Texas Sheriff Dave Mann Resigns from City Council After Bikers Honored

Home News Texas Sheriff Dave Mann Resigns from City Council After Bikers Honored
Texas Sheriff Dave Mann Resigns from City Council After Bikers Honored
White Settlement, Texas City Councilman Dave Mann, also a Tarrant County Deputy Sheriff, abruptly resigned Tuesday night, a week after the city, he said, “recognized local Bandidos motorcycle gang members during a proclamation for Motorcycle Safety Awareness Month.” Mann is extensively quoted by local media vilifying the Bandidos Motorcycle Club, even members participating in protected political conduct, suggesting that Bandidos not be recognized for any civic achievements or even be allowed at public events.


The comments by employees of the Tarrant County Sheriff’s Department reveal a fundamental flaw in law enforcement’s understanding of the 1st Amendment and the rights of expression and association embodied within. This fundamental flaw, to treat all members of the Bandidos or their associates as criminals, based on the actions of other members, increases the probability of illegal profiling and other acts of discrimination targeting individuals for their associations, not behaviors.


Tarrant County Sheriff Department’s Discriminatory Mindset


On May 8th, 2018 members of motorcycle clubs openly displaying support for the Bandidos MC were among a group recognized by the city council for their efforts during Motorcycle Awareness Month. Because of this recognition, local news media reports Dave Mann as saying that he could no longer serve on a council that did not value and protect its citizens.


The Star-Telegram reports Mann writing in his letter of resignation, “It is a sad day when city officials invite violent criminal street gangs into our city who thrive on selling heroin, marijuana, methamphetamine and other narcotics and promote prostitution, human trafficking, gun trafficking, murder and other criminal activities.”


This discriminatory mindset extends to Mann’s direct supervisor. “I commend you for taking the higher road,” Capt. B Hardin wrote. “Not just as a City Councilman but as a Texas Peace Officer. We really have to watch who we associate with and it’s obvious there are some people on your City Council who prefer to associate with the wrong people.”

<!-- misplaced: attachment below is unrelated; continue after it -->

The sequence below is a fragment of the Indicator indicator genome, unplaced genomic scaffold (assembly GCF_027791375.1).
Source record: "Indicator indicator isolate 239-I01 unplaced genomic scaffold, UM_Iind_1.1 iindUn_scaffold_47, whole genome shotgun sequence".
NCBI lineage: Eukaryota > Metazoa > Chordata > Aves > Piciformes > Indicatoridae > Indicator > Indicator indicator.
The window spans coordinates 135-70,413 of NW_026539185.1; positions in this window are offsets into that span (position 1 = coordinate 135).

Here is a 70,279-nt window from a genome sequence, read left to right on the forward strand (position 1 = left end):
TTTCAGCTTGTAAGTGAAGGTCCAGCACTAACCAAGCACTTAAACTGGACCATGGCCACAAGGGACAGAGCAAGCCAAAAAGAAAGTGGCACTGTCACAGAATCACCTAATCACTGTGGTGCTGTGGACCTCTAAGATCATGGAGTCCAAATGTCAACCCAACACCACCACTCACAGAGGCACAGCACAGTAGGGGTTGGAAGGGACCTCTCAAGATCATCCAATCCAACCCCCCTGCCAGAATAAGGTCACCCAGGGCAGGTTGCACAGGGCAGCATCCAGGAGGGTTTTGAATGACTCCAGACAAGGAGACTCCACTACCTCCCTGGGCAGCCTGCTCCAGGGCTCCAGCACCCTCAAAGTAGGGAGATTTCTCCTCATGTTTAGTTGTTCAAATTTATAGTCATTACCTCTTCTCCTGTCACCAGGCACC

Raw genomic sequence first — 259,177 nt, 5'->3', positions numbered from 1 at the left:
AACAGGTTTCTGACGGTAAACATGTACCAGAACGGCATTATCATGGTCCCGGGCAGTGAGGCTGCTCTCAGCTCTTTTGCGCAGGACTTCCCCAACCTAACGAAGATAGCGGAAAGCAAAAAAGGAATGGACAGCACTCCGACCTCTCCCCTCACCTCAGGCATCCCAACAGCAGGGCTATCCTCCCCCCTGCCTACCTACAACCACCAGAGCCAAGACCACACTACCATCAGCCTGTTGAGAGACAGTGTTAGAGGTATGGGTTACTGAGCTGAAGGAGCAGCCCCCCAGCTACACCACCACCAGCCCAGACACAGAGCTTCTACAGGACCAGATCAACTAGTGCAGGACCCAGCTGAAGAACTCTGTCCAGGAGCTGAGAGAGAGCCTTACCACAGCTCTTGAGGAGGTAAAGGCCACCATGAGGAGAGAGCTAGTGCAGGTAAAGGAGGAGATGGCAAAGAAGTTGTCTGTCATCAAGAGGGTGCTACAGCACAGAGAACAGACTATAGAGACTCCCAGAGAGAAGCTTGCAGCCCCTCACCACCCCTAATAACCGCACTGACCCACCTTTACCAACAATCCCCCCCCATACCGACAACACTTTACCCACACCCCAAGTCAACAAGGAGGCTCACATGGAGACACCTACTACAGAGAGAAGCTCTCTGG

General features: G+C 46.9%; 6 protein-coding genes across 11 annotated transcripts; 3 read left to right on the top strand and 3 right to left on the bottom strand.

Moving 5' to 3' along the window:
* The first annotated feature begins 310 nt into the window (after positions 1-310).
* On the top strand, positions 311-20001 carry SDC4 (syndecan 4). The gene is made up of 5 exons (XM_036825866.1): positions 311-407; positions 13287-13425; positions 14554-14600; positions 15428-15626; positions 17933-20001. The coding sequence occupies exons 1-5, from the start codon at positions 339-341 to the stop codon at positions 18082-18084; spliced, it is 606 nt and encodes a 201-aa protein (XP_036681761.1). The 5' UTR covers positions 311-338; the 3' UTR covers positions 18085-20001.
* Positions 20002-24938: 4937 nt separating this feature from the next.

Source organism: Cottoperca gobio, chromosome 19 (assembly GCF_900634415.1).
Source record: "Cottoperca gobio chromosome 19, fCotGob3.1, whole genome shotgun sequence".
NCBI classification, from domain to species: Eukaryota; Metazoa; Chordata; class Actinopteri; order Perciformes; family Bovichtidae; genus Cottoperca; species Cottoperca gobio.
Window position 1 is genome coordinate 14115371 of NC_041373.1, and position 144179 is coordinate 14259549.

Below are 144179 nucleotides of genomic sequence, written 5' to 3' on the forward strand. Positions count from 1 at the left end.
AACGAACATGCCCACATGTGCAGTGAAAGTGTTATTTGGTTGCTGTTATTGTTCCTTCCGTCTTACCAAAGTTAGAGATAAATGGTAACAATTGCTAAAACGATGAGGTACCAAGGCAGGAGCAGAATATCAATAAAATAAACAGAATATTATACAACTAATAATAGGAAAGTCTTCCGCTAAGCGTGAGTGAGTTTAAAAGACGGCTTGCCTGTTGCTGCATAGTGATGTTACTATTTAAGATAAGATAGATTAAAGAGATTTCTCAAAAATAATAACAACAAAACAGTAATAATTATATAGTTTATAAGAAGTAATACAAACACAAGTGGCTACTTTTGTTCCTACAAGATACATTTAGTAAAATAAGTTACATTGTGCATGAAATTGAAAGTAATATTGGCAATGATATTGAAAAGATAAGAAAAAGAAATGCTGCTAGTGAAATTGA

Mann doesn’t even think members should be allowed at public events. The Star Telegram reports, “The letter also stated that when the motorcycle gang members were leaving the city hall, a city official “openly” invited them to the Fourth of July parade, a family friendly activity. “I cannot be a part of a council who openly honors criminals and their illicit activities. Council members are sworn to protect our citizens!”


(See Star-Telegram, “Did White Settlement honor Bandidos? This councilman says so, and now he has resigned,” May 15, 2018)


Associating With Bandidos Is A Constitutionally Protected Right


It’s a good thing Dave Mann has resigned. Unfortunately, he and his supervisor are law enforcement officers and their discriminatory mindset follows the former council member to the streets where real damage can occur. Mann’s desire to exclude Bandido supporters from public events or political activities in the community would violate the 1st Amendment.


Motorcycle clubs, including those clubs labeled organized or criminal gangs by authorities, are 1st Amendment protected associations. Restrictions such as Mann appears to endorse, solely based on association in a motorcycle club, would violate the 1st Amendment.


There is “no evidence that by merely wearing [1% motorcycle club] “colors,” an individual is “involved in or associated with the alleged violent or criminal activity of other [1% motorcycle club] members. It is a fundamental principle that the government may not impose restrictions on an individual “merely because an individual belong[s] to a group, some members of which committed acts of violence.” In fact, the Supreme Court has long “disapproved governmental action . . . denying rights and privileges solely because of a citizen’s association with an unpopular organization.” Healy v. James, 408 U.S. 169, 185-86 (1972).


If Mann were permitted to impose restrictions on any person “who wears the insignia of [a 1% motorcycle club], without regard to or knowledge of that individual’s specific intent to engage in the alleged violent activities committed by other members,” it would be “antithetical to the basic principles enshrined in the First Amendment and repugnant to the fundamental doctrine of personal guilt that is a hallmark of American jurisprudence.”


(see Coles v. Carlini 162 F.Supp.3d 380 (2015))


Addressing Motorcycle Profiling


If Mann responds to Motorcycle Awareness Month with such venomous rage, how do you think he treats club members on the side of the road? Mann’s abusive and discriminatory rhetoric is unacceptable as a public servant and serves to demonstrate why legislation addressing the issue of motorcycle profiling is so important.


Maybe it’s time that Dave Mann writes another letter of resignation.

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